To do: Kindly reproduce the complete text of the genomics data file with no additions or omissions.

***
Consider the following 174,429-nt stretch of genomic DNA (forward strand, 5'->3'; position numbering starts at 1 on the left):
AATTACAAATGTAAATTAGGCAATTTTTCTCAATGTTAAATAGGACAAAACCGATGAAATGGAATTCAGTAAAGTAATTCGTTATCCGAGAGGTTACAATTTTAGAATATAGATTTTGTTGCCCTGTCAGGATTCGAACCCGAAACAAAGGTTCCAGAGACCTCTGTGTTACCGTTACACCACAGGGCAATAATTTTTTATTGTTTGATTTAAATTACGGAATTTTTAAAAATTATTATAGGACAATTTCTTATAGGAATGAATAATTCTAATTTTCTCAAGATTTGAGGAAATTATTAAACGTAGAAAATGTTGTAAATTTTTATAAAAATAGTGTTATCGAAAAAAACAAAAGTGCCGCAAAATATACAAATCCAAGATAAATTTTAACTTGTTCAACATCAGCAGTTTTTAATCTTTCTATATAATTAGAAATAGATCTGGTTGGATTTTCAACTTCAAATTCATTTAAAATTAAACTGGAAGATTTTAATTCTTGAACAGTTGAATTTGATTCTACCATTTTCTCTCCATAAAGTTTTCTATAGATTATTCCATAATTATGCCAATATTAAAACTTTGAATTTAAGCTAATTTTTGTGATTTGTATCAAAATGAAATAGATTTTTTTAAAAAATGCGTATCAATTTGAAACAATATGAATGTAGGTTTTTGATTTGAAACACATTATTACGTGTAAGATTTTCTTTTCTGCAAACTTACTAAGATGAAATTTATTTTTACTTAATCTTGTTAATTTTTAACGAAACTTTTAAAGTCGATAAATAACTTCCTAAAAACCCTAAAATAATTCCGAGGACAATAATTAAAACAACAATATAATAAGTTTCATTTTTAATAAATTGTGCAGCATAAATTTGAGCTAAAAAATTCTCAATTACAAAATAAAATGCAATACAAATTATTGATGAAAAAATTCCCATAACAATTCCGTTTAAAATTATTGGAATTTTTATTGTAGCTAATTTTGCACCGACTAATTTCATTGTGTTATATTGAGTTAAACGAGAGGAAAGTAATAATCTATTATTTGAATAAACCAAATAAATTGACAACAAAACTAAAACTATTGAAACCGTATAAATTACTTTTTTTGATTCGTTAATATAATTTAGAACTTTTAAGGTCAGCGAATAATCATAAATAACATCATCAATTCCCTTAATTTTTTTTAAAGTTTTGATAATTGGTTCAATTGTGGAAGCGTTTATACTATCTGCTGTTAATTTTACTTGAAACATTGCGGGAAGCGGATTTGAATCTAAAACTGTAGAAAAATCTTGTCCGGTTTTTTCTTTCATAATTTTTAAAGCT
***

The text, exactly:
Consider the following 174,429-nt stretch of genomic DNA (forward strand, 5'->3'; position numbering starts at 1 on the left):
AATTACAAATGTAAATTAGGCAATTTTTCTCAATGTTAAATAGGACAAAACCGATGAAATGGAATTCAGTAAAGTAATTCGTTATCCGAGAGGTTACAATTTTAGAATATAGATTTTGTTGCCCTGTCAGGATTCGAACCCGAAACAAAGGTTCCAGAGACCTCTGTGTTACCGTTACACCACAGGGCAATAATTTTTTATTGTTTGATTTAAATTACGGAATTTTTAAAAATTATTATAGGACAATTTCTTATAGGAATGAATAATTCTAATTTTCTCAAGATTTGAGGAAATTATTAAACGTAGAAAATGTTGTAAATTTTTATAAAAATAGTGTTATCGAAAAAAACAAAAGTGCCGCAAAATATACAAATCCAAGATAAATTTTAACTTGTTCAACATCAGCAGTTTTTAATCTTTCTATATAATTAGAAATAGATCTGGTTGGATTTTCAACTTCAAATTCATTTAAAATTAAACTGGAAGATTTTAATTCTTGAACAGTTGAATTTGATTCTACCATTTTCTCTCCATAAAGTTTTCTATAGATTATTCCATAATTATGCCAATATTAAAACTTTGAATTTAAGCTAATTTTTGTGATTTGTATCAAAATGAAATAGATTTTTTTAAAAAATGCGTATCAATTTGAAACAATATGAATGTAGGTTTTTGATTTGAAACACATTATTACGTGTAAGATTTTCTTTTCTGCAAACTTACTAAGATGAAATTTATTTTTACTTAATCTTGTTAATTTTTAACGAAACTTTTAAAGTCGATAAATAACTTCCTAAAAACCCTAAAATAATTCCGAGGACAATAATTAAAACAACAATATAATAAGTTTCATTTTTAATAAATTGTGCAGCATAAATTTGAGCTAAAAAATTCTCAATTACAAAATAAAATGCAATACAAATTATTGATGAAAAAATTCCCATAACAATTCCGTTTAAAATTATTGGAATTTTTATTGTAGCTAATTTTGCACCGACTAATTTCATTGTGTTATATTGAGTTAAACGAGAGGAAAGTAATAATCTATTATTTGAATAAACCAAATAAATTGACAACAAAACTAAAACTATTGAAACCGTATAAATTACTTTTTTTGATTCGTTAATATAATTTAGAACTTTTAAGGTCAGCGAATAATCATAAATAACATCATCAATTCCCTTAATTTTTTTTAAAGTTTTGATAATTGGTTCAATTGTGGAAGCGTTTATACTATCTGCTGTTAATTTTACTTGAAACATTGCGGGAAGCGGATTTGAATCTAAAACTGTAGAAAAATCTTGTCCGGTTTTTTCTTTCATAATTTTTAAAGCT